Government must focus on basic education and let the market take care of skilling the workforce
Context: >According to a recent report, less than 10% of the youth who had received training under the Pradhan Mantri Kaushal Vikas Yojana have obtained placement offers (offers, not jobs).The Real Problem of Jobs: >Jobs are not simply a function of the country’s workforce acquiring formal skills making them employable. >More fundamental to job creation is a vibrant economy, in which investment and consumption fuel demand for labour, skilled and unskilled. >This happened between 2004-05 and 2011-12. >Today’s crisis is not one of employability, but of investment and economic activity leading to shrinking job opportunities. PMKVY .It seeks to impart industry-relevant skill training to 10 million youth over four years (2016-2020), largely through private accredited “training partners” and with the Centre meeting the entire fee expenses. Problem with PMKVY >The problem with PMKVY is not its poor job placement record. >The question to ask is whether a scheme of this kind is required at all. >Ideally, the government’s focus should be on providing decent education. >That would mean ensuring minimum standards in schools, colleges, polytechnics and industrial training institutes (ITI). >Training is better left to the private sector. >The Rs 12,000-crore outlay for PMKVY can instead be used to beef up the infrastructure and course content in 2,284 government ITIs. Way Forward >Formal skilling — currently restricted to hardly three per cent of India’s workforce — is important. >However, skills are mostly job-specific and acquired at the workplace. >The market has ways to address skills gap. >The government would do a great job by just concentrating on basic education, labour reforms and improving the ease of doing business.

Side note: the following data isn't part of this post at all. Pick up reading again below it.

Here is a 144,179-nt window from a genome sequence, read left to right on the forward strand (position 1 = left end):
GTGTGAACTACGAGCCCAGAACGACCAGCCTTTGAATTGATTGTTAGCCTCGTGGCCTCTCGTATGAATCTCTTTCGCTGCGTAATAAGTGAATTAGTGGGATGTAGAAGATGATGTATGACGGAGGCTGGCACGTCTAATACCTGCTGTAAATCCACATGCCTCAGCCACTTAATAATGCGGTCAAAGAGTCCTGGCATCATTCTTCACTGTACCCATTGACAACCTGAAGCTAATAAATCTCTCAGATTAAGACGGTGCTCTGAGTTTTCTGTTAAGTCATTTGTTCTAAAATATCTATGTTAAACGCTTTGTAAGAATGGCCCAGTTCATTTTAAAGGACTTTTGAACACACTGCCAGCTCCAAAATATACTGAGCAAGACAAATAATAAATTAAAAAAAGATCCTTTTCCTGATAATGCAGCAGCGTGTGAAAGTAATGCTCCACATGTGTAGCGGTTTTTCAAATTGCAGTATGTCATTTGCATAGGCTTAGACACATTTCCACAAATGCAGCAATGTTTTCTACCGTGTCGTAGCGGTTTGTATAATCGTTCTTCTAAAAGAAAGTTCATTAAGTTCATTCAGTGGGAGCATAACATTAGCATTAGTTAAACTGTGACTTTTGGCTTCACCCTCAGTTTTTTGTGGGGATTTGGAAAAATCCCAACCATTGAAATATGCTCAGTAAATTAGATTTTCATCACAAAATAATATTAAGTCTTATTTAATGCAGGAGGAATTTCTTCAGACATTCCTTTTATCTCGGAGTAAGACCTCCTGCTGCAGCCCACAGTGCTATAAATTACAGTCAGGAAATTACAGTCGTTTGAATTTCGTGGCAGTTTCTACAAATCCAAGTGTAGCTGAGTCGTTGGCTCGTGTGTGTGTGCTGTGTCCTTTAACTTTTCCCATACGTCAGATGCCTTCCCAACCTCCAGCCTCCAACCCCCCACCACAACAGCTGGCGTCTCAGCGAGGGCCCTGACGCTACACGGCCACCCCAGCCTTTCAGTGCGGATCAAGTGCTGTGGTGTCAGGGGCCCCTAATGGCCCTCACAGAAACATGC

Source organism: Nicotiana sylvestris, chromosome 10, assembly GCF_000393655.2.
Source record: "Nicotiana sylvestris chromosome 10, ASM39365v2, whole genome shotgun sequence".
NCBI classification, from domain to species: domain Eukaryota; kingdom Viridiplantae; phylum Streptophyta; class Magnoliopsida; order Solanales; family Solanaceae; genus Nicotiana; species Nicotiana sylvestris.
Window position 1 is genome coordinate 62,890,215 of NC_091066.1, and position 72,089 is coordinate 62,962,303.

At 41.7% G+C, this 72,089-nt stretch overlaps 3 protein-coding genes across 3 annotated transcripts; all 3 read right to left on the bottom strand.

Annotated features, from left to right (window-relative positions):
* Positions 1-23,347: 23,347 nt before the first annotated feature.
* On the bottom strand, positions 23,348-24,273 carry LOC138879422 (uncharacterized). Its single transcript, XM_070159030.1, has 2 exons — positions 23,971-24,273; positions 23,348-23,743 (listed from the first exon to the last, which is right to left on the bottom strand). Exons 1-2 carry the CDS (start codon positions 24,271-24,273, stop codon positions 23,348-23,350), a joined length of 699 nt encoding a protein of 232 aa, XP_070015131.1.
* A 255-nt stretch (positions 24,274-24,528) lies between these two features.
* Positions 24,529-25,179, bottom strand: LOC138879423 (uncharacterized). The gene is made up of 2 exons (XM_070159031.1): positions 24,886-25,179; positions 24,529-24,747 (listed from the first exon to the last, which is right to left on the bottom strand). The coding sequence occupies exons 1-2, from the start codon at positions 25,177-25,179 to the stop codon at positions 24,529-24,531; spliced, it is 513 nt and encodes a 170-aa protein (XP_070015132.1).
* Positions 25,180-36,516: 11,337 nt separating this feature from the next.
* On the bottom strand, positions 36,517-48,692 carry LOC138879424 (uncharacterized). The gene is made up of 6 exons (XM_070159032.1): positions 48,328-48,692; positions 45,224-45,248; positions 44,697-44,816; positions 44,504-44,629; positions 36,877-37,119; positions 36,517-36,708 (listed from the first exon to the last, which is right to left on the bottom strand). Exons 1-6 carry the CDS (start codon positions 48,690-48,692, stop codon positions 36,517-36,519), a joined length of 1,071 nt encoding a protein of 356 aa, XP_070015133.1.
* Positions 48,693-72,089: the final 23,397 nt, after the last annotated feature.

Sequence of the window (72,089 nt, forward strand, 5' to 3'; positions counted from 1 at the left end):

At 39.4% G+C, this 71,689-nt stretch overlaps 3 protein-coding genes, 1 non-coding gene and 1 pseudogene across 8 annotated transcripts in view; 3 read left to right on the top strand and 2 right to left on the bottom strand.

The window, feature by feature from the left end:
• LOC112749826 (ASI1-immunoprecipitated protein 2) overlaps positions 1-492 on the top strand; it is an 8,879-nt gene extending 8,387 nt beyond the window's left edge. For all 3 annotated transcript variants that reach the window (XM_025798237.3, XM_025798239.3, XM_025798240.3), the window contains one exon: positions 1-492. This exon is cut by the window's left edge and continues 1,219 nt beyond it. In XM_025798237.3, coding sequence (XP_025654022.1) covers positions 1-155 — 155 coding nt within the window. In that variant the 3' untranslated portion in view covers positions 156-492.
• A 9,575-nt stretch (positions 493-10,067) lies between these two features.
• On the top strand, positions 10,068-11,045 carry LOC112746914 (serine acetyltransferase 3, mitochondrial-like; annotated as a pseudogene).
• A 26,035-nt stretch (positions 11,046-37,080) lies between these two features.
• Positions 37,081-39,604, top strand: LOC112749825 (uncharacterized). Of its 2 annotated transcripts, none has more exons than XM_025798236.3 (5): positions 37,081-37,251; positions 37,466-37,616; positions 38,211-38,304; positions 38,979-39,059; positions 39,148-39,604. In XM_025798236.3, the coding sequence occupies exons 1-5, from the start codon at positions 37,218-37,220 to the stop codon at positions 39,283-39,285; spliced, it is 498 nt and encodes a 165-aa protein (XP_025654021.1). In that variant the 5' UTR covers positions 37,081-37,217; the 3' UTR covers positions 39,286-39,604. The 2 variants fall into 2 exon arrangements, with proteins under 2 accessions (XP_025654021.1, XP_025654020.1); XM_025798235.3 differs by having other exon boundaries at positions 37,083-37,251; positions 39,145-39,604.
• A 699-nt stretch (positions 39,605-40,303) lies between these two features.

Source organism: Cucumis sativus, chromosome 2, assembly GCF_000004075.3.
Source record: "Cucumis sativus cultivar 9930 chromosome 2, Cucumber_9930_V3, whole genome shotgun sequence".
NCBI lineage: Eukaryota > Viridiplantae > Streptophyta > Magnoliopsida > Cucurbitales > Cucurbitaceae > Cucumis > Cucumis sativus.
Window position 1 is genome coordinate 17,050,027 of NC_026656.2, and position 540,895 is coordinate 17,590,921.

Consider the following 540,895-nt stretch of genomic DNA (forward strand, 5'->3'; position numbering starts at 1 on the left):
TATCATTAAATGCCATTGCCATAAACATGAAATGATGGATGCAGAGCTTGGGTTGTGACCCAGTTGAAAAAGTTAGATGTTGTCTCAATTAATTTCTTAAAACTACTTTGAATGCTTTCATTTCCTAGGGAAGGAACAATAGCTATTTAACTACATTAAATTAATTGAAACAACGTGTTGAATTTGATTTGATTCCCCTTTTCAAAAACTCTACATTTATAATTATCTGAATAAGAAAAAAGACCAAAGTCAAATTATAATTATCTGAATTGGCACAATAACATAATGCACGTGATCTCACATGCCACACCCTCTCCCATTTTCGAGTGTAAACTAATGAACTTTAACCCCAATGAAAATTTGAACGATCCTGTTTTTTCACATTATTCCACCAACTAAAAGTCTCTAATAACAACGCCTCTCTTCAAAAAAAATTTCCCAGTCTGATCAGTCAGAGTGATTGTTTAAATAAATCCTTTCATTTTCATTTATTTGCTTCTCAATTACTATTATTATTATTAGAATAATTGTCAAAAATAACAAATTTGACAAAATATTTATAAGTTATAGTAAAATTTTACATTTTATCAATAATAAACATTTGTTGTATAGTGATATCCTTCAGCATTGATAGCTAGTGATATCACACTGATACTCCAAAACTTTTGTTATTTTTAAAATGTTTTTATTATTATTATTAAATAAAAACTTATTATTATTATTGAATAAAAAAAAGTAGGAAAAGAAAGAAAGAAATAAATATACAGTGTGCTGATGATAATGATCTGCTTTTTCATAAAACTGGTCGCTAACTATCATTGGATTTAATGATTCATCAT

The return of India’s super rich